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Rxivist combines biology preprints from bioRxiv and medRxiv with data from Twitter to help you find the papers being discussed in your field. Currently indexing 220,095 papers from 870,669 authors.

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in category developmental biology

5,521 results found. For more information, click each entry to expand.

1: Reversing age: dual species measurement of epigenetic age with a single clock
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Posted 08 May 2020

Reversing age: dual species measurement of epigenetic age with a single clock
110,810 downloads bioRxiv developmental biology

Steve Horvath, Kavita Singh, Ken Raj, Shraddha Khairnar, Akshay Sanghavi, Agnivesh Shrivastava, Joseph Z Zoller, Caesar Z Li, Claudia B. Herenu, Martina Canatelli-Mallat, Marianne Lehmann, Leah C Solberg Woods, Angel Garcia Martinez, Tengfei Wang, Priscila Chiavellini, Andrew J. Levine, Hao Chen, Rodolfo G Goya, Harold L Katcher

Young blood plasma is known to confer beneficial effects on various organs in mice. However, it was not known whether young plasma rejuvenates cells and tissues at the epigenetic level; whether it alters the epigenetic clock, which is a highly-accurate molecular biomarker of aging. To address this question, we developed and validated six different epigenetic clocks for rat tissues that are based on DNA methylation values derived from n=593 tissue samples. As indicated by their respective names, the rat pan-tissue clock can be applied to DNA methylation profiles from all rat tissues, while the rat brain-, liver-, and blood clocks apply to the corresponding tissue types. We also developed two epigenetic clocks that apply to both human and rat tissues by adding n=850 human tissue samples to the training data. We employed these six clocks to investigate the rejuvenation effects of a plasma fraction treatment in different rat tissues. The treatment more than halved the epigenetic ages of blood, heart, and liver tissue. A less pronounced, but statistically significant, rejuvenation effect could be observed in the hypothalamus. The treatment was accompanied by progressive improvement in the function of these organs as ascertained through numerous biochemical/physiological biomarkers and behavioral responses to assess cognitive functions. Cellular senescence, which is not associated with epigenetic aging, was also considerably reduced in vital organs. Overall, this study demonstrates that a plasma-derived treatment markedly reverses aging according to epigenetic clocks and benchmark biomarkers of aging. ### Competing Interest Statement Several authors are founders, owners, employees (Harold Katcher and Akshay Sanghavi) or consultants of Nugenics Research (Steve Horvath and Agnivesh Shrivastava) which plans to commercialize the "Elixir" treatment. Other authors (Kavita Singh, Shraddha Khairnar) received financial support from Nugenics Research. The other authors do not have conflict of interest.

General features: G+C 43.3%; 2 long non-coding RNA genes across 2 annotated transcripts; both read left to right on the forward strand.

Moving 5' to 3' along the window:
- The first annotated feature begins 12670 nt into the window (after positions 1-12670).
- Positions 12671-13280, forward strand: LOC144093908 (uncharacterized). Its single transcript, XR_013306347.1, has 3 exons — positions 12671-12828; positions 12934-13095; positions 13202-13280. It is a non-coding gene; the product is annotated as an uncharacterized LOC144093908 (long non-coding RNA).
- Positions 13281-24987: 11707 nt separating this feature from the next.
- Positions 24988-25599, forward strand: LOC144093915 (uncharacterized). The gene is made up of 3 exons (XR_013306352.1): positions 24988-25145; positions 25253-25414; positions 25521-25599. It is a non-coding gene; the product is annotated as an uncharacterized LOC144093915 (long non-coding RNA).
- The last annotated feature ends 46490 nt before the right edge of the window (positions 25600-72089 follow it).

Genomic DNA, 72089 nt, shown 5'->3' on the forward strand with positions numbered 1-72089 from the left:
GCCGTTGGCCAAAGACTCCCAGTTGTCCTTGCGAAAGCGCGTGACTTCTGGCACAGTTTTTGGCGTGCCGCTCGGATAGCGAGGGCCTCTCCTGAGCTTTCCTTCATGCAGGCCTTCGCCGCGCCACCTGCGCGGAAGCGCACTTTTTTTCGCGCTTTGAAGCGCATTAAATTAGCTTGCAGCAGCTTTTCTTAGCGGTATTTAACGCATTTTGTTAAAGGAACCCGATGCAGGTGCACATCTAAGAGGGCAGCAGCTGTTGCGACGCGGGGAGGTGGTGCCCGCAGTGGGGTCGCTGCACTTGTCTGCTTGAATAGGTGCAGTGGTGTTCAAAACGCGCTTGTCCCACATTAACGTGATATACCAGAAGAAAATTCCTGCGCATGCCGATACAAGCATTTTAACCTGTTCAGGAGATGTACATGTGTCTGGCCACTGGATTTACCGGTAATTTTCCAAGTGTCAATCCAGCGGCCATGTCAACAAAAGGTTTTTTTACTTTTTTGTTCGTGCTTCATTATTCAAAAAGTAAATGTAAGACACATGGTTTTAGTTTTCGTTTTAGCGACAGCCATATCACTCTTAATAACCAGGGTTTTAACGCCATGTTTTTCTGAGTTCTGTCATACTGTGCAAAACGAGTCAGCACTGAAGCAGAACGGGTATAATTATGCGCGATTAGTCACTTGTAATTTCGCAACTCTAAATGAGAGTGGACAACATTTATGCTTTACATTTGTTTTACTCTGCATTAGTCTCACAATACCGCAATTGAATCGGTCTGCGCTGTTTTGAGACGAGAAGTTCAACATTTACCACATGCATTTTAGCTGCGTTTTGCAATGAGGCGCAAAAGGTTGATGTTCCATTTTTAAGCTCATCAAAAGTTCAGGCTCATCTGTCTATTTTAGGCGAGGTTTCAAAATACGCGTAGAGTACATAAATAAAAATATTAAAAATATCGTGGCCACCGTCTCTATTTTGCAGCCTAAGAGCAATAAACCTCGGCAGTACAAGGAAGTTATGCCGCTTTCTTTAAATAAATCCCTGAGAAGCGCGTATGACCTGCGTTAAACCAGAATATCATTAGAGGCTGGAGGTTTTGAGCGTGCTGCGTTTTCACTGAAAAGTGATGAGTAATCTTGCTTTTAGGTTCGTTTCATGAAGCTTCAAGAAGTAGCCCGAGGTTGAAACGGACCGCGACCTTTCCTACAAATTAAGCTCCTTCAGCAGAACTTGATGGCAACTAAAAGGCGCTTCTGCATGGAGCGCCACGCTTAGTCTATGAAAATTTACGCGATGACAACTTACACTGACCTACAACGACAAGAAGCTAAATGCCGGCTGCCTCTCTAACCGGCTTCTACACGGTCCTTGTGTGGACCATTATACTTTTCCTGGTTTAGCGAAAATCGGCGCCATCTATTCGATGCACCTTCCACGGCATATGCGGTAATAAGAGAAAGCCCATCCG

2: A rat model of pregnancy in the male parabiont
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Posted 10 Jun 2021

A rat model of pregnancy in the male parabiont
21,636 downloads bioRxiv developmental biology

Rongjia Zhang, Yuhuan Liu

Male pregnancy is a unique phenomenon in syngnathidae which refers to the incubation of embryos or fetuses by males. However, whether male mammalian animals have the potential to conceive and maintain pregnancy remains unclear. Here, we constructed a rat model of male pregnancy by a four-step strategy: a heterosexual parabiotic pair was firstly produced by surgically joining a castrated male rat and a female rat. Uterus transplantation (UTx) was then performed on the male parabiont 8 weeks later. After recovery, blastocyst-stage embryos were transplanted to the grafted uterus of male parabiont and the native uterus of female parabiont. Caesarean section was performed at embryonic day (ED) 21.5. The success rate of modeling was only 3.68%, but 10 pups could still be delivered from male parabionts and developed. Our experiment reveals the possibility of normal embryonic development in male mammalian animals, and it may have a profound impact on reproductive biology. One-sentence summaryA rat model of male pregnancy can be constructed in four steps. Graphical abstract O_FIG O_LINKSMALLFIG WIDTH=200 HEIGHT=152 SRC="FIGDIR/small/447686v1_ufig1.gif" ALT="Figure 1"> View larger version (44K): org.highwire.dtl.DTLVardef@1a0146aorg.highwire.dtl.DTLVardef@9c4329org.highwire.dtl.DTLVardef@fd652borg.highwire.dtl.DTLVardef@1fd0120_HPS_FORMAT_FIGEXP M_FIG C_FIG